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Individual appointed to administer the estate of a person who dies without leaving a Will
Dealing with the estate of a deceased person


A person entitled to receive something from the estate of a deceased person either under a Will or where there is no Will under the intestacy rules.


A notice entered at the Probate Registry which prevents the issue of a grant of administration to an estate without notice to the person who has entered the caveat.
An addition to a Will which changes the Will in some way
No Win No Fee An agreement that no fee will be payable unless a claim is successful
Contested Probate
A dispute as to the validity of a Will


Deed of Variation
A document that varies by agreement between beneficiaries either the Will or an inheritance under the intestacy rules.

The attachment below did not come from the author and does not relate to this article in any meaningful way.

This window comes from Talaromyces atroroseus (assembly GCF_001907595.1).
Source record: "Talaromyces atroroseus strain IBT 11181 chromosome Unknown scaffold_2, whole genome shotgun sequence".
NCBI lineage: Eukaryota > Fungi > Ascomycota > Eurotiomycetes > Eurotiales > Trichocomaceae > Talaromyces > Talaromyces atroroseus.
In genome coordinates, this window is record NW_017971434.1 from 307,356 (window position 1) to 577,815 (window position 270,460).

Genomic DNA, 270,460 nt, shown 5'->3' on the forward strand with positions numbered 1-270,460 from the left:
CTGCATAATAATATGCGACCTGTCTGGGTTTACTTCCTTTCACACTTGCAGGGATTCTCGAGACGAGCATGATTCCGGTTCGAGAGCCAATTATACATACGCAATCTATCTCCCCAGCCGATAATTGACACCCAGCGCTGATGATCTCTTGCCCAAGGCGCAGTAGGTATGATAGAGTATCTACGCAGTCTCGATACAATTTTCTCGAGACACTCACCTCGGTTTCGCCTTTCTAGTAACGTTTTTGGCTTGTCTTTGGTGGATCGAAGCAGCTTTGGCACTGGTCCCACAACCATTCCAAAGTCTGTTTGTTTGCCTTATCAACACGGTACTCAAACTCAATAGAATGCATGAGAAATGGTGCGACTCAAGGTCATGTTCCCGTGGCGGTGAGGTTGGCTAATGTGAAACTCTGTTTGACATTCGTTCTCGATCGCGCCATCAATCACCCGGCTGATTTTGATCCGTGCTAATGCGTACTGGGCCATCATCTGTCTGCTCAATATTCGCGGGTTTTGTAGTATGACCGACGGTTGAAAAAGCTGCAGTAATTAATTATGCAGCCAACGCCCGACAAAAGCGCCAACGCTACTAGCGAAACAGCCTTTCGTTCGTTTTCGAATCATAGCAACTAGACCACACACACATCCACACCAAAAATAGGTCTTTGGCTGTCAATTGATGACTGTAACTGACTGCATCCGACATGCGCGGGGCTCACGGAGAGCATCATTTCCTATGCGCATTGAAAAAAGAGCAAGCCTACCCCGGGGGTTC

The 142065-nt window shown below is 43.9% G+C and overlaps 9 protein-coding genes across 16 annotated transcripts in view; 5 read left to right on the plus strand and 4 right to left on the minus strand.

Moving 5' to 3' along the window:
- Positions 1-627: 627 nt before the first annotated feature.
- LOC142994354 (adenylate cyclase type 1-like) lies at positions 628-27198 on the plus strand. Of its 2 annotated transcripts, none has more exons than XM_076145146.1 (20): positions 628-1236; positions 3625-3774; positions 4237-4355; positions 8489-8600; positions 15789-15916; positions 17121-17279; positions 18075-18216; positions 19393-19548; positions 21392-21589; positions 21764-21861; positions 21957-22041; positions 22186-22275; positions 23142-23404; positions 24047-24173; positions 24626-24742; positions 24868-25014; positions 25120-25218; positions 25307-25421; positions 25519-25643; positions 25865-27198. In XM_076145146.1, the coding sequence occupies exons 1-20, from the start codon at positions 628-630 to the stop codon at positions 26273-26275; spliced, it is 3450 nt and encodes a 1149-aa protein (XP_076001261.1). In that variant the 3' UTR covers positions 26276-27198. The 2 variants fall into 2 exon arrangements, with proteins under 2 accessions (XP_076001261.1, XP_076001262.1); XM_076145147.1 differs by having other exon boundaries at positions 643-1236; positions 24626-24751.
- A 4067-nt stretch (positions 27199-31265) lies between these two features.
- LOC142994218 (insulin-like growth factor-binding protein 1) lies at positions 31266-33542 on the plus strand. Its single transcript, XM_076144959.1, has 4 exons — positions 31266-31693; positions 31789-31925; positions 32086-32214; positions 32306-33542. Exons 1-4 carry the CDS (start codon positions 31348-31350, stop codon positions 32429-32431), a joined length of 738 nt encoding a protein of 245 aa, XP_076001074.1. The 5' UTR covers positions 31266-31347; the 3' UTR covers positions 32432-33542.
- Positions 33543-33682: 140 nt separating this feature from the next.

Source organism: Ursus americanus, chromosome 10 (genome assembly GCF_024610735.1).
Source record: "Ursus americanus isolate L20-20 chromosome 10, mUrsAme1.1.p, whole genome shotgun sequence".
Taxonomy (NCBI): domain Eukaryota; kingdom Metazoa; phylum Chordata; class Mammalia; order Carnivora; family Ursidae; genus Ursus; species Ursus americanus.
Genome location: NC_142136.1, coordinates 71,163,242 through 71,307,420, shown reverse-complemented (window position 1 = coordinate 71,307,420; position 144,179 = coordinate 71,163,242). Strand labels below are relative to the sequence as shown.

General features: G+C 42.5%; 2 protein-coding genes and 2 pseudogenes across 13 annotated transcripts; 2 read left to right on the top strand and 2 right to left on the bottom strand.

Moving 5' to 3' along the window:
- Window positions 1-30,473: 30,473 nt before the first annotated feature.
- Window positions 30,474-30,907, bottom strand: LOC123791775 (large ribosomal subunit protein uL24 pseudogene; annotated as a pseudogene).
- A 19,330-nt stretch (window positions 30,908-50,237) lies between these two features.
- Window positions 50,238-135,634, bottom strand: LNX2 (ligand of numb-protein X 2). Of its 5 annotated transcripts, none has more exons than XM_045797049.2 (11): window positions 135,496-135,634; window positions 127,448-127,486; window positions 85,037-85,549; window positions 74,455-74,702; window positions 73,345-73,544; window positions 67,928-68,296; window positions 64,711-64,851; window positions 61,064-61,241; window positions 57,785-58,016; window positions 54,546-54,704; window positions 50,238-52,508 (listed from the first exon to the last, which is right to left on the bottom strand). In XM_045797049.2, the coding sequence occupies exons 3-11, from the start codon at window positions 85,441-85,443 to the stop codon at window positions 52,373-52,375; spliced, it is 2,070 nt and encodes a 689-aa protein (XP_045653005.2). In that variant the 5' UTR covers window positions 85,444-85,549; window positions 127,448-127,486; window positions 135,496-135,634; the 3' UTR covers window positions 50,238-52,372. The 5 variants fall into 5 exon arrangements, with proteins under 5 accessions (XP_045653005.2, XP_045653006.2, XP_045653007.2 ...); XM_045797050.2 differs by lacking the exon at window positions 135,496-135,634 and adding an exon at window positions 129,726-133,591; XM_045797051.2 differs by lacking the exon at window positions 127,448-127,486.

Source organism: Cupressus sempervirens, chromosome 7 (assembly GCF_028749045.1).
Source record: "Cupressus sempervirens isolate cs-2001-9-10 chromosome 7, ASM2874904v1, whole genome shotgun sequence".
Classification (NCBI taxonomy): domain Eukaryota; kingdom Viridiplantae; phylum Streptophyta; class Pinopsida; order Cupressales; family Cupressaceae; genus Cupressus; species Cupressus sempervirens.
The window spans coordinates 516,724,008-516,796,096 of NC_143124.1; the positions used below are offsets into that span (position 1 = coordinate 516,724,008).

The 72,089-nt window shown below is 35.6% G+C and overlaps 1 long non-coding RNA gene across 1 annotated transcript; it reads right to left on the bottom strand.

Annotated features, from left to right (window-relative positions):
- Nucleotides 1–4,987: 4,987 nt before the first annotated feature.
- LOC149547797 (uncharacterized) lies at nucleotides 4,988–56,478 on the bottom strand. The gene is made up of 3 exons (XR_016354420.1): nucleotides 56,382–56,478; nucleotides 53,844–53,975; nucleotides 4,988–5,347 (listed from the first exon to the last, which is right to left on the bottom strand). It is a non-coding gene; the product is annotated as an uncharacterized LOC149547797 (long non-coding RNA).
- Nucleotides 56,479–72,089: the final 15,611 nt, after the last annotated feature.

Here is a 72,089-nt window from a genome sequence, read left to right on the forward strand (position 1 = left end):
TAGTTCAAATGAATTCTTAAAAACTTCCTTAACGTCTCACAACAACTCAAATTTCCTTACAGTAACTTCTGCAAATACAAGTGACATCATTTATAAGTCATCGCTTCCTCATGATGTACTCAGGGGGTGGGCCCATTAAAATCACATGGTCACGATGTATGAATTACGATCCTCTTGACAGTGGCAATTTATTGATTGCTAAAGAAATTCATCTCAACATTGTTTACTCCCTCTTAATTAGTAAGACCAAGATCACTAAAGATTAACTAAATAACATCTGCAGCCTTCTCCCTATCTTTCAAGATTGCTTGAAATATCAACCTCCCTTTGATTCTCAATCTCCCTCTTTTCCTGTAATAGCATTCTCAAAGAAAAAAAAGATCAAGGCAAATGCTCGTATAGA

Discounted Fee Arrangement
An agreement to accept a reduced fee unless the claim is successful in which case the usual fee applies.


All the property of a person who has died
A person appointed by a Will to administer the estate of a deceased


Grant of Representation
A document issued by the Probate Registry which authorises executors or administrators to administer an estate.


Inheritance Act Claim
A claim under the 1975 Inheritance (Provision for Family and Dependants) Act 1975
Dying without leaving a valid Will
Intestacy Rules
Legal Rules governing the division of an estate when someone dies without leaving a valid Will


Letters of Administration
A grant of representation to administer an estate where there is no Will or no executor willing to prove the Will


Mental Capacity

Mental capacity is the ability to make a decision.

This includes the ability to make a decision that affects daily life – such as when to get up, what to wear or whether to go to the doctor when feeling ill – as well as more serious or significant decisions.